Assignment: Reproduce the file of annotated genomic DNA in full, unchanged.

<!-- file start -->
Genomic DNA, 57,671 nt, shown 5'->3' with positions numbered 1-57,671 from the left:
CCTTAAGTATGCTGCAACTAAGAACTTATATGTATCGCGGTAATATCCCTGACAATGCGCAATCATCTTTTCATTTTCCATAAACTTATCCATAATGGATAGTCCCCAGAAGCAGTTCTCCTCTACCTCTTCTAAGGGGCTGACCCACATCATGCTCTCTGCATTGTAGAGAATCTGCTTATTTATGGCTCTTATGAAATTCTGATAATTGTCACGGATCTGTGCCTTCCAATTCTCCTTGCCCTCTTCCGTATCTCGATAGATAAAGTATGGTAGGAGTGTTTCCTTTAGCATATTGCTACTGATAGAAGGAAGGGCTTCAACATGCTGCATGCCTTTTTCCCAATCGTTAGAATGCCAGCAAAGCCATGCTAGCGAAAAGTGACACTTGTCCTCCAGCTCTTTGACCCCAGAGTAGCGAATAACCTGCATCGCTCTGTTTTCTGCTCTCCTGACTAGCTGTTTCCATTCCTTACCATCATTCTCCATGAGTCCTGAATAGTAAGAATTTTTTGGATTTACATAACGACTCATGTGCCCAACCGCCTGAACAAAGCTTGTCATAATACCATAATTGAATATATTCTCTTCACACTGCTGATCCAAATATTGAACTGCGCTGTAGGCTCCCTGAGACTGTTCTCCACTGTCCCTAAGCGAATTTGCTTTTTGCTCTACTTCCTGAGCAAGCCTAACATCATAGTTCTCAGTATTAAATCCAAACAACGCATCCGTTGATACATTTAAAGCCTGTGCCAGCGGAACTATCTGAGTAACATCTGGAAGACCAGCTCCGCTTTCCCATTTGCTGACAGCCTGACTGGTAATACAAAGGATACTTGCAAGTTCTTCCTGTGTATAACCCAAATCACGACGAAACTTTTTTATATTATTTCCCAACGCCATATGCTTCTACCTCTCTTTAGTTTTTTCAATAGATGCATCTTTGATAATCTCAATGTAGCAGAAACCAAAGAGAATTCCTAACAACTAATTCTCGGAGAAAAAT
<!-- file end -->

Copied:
Genomic DNA, 57,671 nt, shown 5'->3' with positions numbered 1-57,671 from the left:
CCTTAAGTATGCTGCAACTAAGAACTTATATGTATCGCGGTAATATCCCTGACAATGCGCAATCATCTTTTCATTTTCCATAAACTTATCCATAATGGATAGTCCCCAGAAGCAGTTCTCCTCTACCTCTTCTAAGGGGCTGACCCACATCATGCTCTCTGCATTGTAGAGAATCTGCTTATTTATGGCTCTTATGAAATTCTGATAATTGTCACGGATCTGTGCCTTCCAATTCTCCTTGCCCTCTTCCGTATCTCGATAGATAAAGTATGGTAGGAGTGTTTCCTTTAGCATATTGCTACTGATAGAAGGAAGGGCTTCAACATGCTGCATGCCTTTTTCCCAATCGTTAGAATGCCAGCAAAGCCATGCTAGCGAAAAGTGACACTTGTCCTCCAGCTCTTTGACCCCAGAGTAGCGAATAACCTGCATCGCTCTGTTTTCTGCTCTCCTGACTAGCTGTTTCCATTCCTTACCATCATTCTCCATGAGTCCTGAATAGTAAGAATTTTTTGGATTTACATAACGACTCATGTGCCCAACCGCCTGAACAAAGCTTGTCATAATACCATAATTGAATATATTCTCTTCACACTGCTGATCCAAATATTGAACTGCGCTGTAGGCTCCCTGAGACTGTTCTCCACTGTCCCTAAGCGAATTTGCTTTTTGCTCTACTTCCTGAGCAAGCCTAACATCATAGTTCTCAGTATTAAATCCAAACAACGCATCCGTTGATACATTTAAAGCCTGTGCCAGCGGAACTATCTGAGTAACATCTGGAAGACCAGCTCCGCTTTCCCATTTGCTGACAGCCTGACTGGTAATACAAAGGATACTTGCAAGTTCTTCCTGTGTATAACCCAAATCACGACGAAACTTTTTTATATTATTTCCCAACGCCATATGCTTCTACCTCTCTTTAGTTTTTTCAATAGATGCATCTTTGATAATCTCAATGTAGCAGAAACCAAAGAGAATTCCTAACAACTAATTCTCGGAGAAAAAT